I am a broadly interdisciplinary artificial intelligence researcher specializing in natural language processing.
A central focus of my research is on how we can teach computers question answering in the form of passing standardized science exams, as written, using a combination of scientific knowledge and common-sense reasoning skills. In particular, I focus on methods of automated inference that generate explanations for why the answer is correct. The Explanation Bank contains many such resources for explanation-centered inference, including WorldTree and EntailmentBank (book), that help power some of the highest-performing language models available, including the Allen Institute for Artificial Intelligence’s GPT3 competitor, MACAW.
I also explore how we can use text-based video games as a vehicle for studying scientific and common-sense reasoning, particularly by creating new virtual environments to encourage and measure these capacities for reasoning. These include projects like ScienceWorld, a high-fidelity simulation of 30 science exam experiments, and TextWorldExpress, a text-game simulator capable of running up to one billion experiments per day.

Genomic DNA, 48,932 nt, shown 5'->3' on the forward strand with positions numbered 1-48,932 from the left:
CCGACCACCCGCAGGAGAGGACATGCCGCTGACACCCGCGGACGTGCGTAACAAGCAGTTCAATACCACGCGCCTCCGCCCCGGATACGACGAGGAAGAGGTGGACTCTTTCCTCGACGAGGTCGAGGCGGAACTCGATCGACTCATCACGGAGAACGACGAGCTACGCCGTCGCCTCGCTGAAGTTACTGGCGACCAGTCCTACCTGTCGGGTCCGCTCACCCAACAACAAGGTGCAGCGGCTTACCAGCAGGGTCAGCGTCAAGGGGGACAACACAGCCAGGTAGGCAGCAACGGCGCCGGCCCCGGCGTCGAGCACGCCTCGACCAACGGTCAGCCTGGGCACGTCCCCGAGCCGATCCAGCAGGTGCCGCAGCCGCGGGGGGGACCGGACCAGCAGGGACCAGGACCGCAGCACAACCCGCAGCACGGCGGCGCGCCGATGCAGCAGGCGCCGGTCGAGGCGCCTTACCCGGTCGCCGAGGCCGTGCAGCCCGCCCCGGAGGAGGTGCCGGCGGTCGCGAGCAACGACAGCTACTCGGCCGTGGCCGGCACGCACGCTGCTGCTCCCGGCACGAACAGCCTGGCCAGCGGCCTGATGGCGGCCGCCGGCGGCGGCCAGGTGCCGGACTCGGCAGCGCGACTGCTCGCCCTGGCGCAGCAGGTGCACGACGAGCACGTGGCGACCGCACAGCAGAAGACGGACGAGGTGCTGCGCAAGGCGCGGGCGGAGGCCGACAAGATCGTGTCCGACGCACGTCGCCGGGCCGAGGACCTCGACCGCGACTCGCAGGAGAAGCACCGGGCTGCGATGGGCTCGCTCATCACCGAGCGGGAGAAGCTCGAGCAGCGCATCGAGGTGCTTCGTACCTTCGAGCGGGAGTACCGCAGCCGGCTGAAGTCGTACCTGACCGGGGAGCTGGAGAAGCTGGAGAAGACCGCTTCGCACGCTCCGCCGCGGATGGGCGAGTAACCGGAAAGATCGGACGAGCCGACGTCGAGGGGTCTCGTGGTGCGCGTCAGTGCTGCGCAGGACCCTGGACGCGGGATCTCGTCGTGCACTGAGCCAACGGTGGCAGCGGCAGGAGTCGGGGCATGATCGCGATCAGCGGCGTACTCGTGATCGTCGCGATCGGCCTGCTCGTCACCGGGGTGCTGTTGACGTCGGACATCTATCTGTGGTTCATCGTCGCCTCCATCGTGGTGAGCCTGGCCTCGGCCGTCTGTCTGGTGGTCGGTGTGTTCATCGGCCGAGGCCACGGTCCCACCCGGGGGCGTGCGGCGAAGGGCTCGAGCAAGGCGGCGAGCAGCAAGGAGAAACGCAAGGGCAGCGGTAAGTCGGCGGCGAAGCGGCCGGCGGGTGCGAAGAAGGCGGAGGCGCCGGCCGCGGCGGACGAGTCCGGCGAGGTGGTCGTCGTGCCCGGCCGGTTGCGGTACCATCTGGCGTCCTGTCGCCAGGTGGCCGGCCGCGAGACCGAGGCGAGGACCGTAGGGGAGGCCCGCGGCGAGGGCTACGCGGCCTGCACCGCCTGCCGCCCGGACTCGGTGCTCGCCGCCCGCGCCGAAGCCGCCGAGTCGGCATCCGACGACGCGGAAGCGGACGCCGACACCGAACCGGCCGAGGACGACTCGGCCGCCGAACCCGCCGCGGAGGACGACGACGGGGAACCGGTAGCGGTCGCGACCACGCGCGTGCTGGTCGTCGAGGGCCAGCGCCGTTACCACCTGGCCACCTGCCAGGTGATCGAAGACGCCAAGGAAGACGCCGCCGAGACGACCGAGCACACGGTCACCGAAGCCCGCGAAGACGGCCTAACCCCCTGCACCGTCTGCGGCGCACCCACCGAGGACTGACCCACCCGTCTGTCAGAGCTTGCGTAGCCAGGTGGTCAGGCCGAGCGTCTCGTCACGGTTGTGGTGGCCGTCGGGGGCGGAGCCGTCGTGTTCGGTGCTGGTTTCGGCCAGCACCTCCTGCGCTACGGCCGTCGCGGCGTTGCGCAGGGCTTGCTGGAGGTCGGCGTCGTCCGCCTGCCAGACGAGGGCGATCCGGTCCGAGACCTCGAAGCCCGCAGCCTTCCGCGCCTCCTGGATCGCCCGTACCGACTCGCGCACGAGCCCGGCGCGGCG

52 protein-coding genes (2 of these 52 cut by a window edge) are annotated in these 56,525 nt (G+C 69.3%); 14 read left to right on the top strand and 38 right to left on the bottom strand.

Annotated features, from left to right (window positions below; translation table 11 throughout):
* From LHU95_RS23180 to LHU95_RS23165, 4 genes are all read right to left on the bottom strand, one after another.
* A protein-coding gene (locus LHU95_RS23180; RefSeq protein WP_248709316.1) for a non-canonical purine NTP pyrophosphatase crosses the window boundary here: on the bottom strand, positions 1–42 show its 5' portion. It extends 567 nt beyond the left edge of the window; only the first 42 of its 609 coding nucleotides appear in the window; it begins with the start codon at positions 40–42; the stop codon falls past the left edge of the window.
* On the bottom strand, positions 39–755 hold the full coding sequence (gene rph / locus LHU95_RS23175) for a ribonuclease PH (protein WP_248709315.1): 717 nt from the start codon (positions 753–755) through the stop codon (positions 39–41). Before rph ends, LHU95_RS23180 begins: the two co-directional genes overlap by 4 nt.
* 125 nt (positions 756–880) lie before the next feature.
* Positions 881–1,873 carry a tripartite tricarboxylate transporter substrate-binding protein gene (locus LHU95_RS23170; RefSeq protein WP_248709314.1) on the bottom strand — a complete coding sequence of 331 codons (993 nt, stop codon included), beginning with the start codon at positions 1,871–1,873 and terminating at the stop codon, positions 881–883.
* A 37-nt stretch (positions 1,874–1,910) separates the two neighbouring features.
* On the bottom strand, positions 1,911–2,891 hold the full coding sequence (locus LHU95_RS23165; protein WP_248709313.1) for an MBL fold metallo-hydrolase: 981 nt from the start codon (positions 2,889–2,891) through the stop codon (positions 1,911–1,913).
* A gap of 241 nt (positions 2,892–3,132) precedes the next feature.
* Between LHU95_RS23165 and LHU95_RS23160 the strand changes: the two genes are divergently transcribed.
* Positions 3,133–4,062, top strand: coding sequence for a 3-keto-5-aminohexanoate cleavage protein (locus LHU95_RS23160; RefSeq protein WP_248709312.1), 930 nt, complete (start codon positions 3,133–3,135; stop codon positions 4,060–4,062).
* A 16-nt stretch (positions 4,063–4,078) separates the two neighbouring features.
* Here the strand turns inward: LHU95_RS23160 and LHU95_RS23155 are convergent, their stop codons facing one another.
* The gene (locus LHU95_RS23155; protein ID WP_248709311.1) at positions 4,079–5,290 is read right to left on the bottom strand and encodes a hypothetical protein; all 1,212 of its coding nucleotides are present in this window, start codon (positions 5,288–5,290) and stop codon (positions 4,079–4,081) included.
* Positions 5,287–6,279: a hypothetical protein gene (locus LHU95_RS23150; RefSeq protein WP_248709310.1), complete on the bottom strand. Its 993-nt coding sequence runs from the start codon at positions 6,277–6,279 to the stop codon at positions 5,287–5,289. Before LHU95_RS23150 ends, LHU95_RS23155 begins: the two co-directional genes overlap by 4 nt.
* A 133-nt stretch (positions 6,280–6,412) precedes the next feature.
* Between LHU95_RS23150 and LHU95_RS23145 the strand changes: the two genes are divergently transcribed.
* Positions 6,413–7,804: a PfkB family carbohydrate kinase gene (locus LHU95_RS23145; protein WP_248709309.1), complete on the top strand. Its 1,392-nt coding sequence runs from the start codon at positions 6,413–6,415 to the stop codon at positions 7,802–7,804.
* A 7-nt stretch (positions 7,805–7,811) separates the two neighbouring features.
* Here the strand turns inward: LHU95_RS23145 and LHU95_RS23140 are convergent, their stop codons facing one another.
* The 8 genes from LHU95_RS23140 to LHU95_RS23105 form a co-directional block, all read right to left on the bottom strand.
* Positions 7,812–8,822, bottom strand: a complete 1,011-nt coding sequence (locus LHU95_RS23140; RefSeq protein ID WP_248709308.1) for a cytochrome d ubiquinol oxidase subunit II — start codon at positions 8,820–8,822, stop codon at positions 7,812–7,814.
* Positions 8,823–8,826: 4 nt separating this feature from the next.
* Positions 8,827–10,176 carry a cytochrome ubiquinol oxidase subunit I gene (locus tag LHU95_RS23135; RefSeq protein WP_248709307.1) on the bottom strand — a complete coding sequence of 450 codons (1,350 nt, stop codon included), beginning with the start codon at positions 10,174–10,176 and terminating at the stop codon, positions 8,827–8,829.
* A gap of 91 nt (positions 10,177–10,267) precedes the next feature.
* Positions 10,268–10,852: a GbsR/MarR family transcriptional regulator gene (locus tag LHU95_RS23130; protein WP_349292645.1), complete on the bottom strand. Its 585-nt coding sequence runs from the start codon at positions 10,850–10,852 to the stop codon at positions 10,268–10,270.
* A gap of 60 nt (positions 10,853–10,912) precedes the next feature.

I uniquely have two distinct educational backgrounds, one in natural language processing, cognition, and computer science, the other in physics, electrical engineering, and sensing. I maintain active outreach in grounding science education through sensing, largely in the form of open source hardware like the tricorder project, and projects like the open source computed tomography scanner. This work has been widely featured in over 50 international news media articles, including Reuters, Forbes, WIRED, MSNBC, and the Washington Post, as well as an invited talk at TEDxBrussels 2012. In 2015, my open source science tricorder was honoured by being placed on permanent exhibit at the German Museum of Technology in Berlin.
Assistant Professor, School of Information, University of Arizona
Cross-listed in Computer Science and Linguistcs.
office: harvill 437C